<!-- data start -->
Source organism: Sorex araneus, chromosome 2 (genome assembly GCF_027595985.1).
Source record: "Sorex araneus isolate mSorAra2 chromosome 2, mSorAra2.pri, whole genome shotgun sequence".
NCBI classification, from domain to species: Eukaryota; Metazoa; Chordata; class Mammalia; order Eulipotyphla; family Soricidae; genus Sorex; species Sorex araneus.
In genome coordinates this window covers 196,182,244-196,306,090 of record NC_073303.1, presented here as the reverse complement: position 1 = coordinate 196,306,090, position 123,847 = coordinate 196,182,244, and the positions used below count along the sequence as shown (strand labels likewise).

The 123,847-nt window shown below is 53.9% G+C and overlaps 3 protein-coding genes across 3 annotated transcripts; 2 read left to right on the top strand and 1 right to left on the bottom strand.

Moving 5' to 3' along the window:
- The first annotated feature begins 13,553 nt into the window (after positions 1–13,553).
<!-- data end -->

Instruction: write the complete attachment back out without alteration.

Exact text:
Source organism: Sorex araneus, chromosome 2 (genome assembly GCF_027595985.1).
Source record: "Sorex araneus isolate mSorAra2 chromosome 2, mSorAra2.pri, whole genome shotgun sequence".
NCBI classification, from domain to species: Eukaryota; Metazoa; Chordata; class Mammalia; order Eulipotyphla; family Soricidae; genus Sorex; species Sorex araneus.
In genome coordinates this window covers 196,182,244-196,306,090 of record NC_073303.1, presented here as the reverse complement: position 1 = coordinate 196,306,090, position 123,847 = coordinate 196,182,244, and the positions used below count along the sequence as shown (strand labels likewise).

The 123,847-nt window shown below is 53.9% G+C and overlaps 3 protein-coding genes across 3 annotated transcripts; 2 read left to right on the top strand and 1 right to left on the bottom strand.

Moving 5' to 3' along the window:
- The first annotated feature begins 13,553 nt into the window (after positions 1–13,553).